[0029] A further embodiment of any of the foregoing embodiments or aspects may additionally and/or alternatively include the sleeve having a second end, the bent seed precursor has a first end and a second end, the protruding being of a portion of the bent seed precursor proximate the first end of the bent seed precursor, the second end of the bent seed precursor captured by an internal shoulder of the sleeve.

[0030] A further embodiment of any of the foregoing embodiments or aspects may additionally and/or alternatively include the sleeve having a second end, the bent seed precursor has a first end and a second end, the protruding being of a portion of the bent seed precursor proximate the first end of the bent seed precursor, the second end of the bent seed precursor captured by a slot of the sleeve.

[0031] Another aspect of the disclosure involves a casting method comprising: forming a seed, the seed having a first end and a second end and an inner diameter (ID) surface and an outer diameter (OD) surface; placing the seed second end in contact or spaced facing relation with a chill plate; contacting the first end with molten material; and cooling and solidifying the molten material so that a crystalline structure of the seed propagates into the solidifying material. The seed comprises at least one first piece and at least one second piece. The forming comprises inserting the at least one first piece into the at least one second piece, leaving the at least one first piece protruding from a first end of the at least one second piece. The contacting the first end with molten material contacts the molten material with the protruding at least one first piece.

[0032] A further embodiment of any of the foregoing embodiments or aspects may additionally and/or alternatively include the at least one first piece being a single full annulus piece.

[0033] A further embodiment of any of the foregoing embodiments or aspects may additionally and/or alternatively include the at least one first piece having multiple layers in a radial direction.

[0034] A further embodiment of any of the foregoing embodiments or aspects may additionally and/or alternatively include the multiple layers being formed by a spiral.

[0035] A further embodiment of any of the foregoing embodiments or aspects may additionally and/or alternatively include the multiple layers being formed by radially stacking separate pieces.

[0036] A further embodiment of any of the foregoing embodiments or aspects may additionally and/or alternatively include the at least one first piece being a single piece, the at least one first piece being bent into a bent condition, and the inserting being in the bent condition.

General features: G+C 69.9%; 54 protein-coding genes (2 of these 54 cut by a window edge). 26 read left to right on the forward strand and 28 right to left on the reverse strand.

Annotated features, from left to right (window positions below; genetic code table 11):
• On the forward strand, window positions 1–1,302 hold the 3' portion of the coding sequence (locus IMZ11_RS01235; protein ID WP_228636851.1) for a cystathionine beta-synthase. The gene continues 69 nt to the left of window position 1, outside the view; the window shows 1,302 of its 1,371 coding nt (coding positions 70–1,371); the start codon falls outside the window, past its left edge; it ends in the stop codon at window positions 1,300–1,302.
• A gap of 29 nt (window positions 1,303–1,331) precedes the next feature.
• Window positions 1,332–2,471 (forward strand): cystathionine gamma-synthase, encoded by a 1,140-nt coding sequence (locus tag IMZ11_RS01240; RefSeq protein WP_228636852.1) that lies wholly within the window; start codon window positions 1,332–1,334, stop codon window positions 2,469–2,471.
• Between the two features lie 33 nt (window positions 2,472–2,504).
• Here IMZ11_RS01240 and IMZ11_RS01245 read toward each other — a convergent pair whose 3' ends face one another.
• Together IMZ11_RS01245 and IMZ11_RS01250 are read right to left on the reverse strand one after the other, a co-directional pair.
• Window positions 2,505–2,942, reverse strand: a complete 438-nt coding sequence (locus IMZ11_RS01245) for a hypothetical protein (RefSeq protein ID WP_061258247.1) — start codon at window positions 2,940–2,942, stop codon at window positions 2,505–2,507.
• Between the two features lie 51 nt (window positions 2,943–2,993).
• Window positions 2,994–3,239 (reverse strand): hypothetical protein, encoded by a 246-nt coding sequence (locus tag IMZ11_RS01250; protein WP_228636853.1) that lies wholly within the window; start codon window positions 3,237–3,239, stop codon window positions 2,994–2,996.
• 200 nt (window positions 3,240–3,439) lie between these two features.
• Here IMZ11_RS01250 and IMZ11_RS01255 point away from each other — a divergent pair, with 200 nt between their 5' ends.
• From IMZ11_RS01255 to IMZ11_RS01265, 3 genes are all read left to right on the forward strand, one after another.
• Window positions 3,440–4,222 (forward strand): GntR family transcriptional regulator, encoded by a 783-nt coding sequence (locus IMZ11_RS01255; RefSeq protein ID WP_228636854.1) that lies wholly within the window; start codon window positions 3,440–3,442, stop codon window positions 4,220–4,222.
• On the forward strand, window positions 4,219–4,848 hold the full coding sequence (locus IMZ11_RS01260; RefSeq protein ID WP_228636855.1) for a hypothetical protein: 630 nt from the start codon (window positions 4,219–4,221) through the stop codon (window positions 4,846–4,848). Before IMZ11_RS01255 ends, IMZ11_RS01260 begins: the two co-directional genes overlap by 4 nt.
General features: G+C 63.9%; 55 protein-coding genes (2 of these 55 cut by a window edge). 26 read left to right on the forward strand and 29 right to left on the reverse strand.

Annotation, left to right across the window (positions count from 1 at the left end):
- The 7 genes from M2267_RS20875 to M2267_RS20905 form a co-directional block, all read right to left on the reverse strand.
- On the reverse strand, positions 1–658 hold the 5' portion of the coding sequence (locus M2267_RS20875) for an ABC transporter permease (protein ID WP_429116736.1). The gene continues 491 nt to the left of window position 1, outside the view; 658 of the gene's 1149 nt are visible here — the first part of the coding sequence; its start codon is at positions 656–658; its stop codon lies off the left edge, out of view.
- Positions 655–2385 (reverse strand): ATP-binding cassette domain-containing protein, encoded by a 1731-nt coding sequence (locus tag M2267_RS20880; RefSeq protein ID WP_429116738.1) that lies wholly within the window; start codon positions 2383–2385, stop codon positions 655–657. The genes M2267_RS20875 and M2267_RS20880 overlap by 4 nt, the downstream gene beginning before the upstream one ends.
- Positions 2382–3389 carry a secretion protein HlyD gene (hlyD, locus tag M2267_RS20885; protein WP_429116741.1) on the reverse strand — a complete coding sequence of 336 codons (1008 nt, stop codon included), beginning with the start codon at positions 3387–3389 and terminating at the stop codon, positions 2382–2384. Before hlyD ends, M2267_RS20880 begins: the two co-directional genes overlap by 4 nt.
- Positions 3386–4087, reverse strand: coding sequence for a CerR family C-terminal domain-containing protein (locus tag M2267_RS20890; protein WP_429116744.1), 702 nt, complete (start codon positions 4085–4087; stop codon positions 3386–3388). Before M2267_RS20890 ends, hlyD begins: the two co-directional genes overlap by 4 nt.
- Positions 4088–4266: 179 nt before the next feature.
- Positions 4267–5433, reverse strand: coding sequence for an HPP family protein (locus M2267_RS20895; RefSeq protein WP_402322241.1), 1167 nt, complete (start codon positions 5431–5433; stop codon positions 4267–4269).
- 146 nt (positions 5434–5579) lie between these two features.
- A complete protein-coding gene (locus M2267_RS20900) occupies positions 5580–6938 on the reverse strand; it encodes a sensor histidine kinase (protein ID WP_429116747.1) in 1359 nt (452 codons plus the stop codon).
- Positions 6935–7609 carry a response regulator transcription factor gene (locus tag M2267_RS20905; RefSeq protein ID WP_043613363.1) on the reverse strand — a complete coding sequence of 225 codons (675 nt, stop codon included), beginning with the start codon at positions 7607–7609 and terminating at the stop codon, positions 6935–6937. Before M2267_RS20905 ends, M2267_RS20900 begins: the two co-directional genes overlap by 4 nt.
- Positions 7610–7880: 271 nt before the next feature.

[0037] A further embodiment of any of the foregoing embodiments or aspects may additionally and/or alternatively include the at least one first piece being a plurality of pieces and the inserting comprising inserting each of the plurality of pieces into slot of the at least one second piece.

[0038] A further embodiment of any of the foregoing embodiments or aspects may additionally and/or alternatively include the at least one first piece being an SX nickel-based superalloy and the at least one second piece not being an SX nickel-based superalloy.

[0039] A further embodiment of any of the foregoing embodiments or aspects may additionally and/or alternatively include the at least one second piece being an equiax nickel-based superalloy.

[0040] A further embodiment of any of the foregoing embodiments or aspects may additionally and/or alternatively include the at least one first piece being a Ni-based alloy and the at least one second piece being a steel.

[0041] Another aspect of the disclosure involves a casting method comprising: forming a seed, the seed having a first end and a second end and an inner diameter (ID) surface and an outer diameter (OD) surface; contacting the first end with molten material; and cooling and solidifying the molten material so that a crystalline structure of the seed propagates into the solidifying material. The forming comprises forming the seed with multiple layers in a radial direction.

[0042] A further embodiment of any of the foregoing embodiments or aspects may additionally and/or alternatively include the multiple layers being formed by a spiral.

[0043] A further embodiment of any of the foregoing embodiments or aspects may additionally and/or alternatively include the multiple layers being formed by radially stacking separate pieces.

[0044] A further embodiment of any of the foregoing embodiments or aspects may additionally and/or alternatively include the multiple layers being at least three layers at some given position.

[0045] A further embodiment of any of the foregoing embodiments or aspects may additionally and/or alternatively include the multiple layers forming a seed upper portion and the method comprising inserting the seed upper portion into a seed lower portion.

[0046] Another aspect of the disclosure involves a casting method comprising: forming a seed, the seed having a first end and a second end and an inner diameter (ID) surface and an outer diameter (OD) surface; placing the seed second end in contact or spaced facing relation with a chill plate; contacting the first end with molten material; and cooling and solidifying the molten material so that a crystalline structure of the seed propagates into the solidifying material. At least a portion of the seed contacted with the molten material has a solidus higher than a solidus of at least an initial pour portion of the molten material.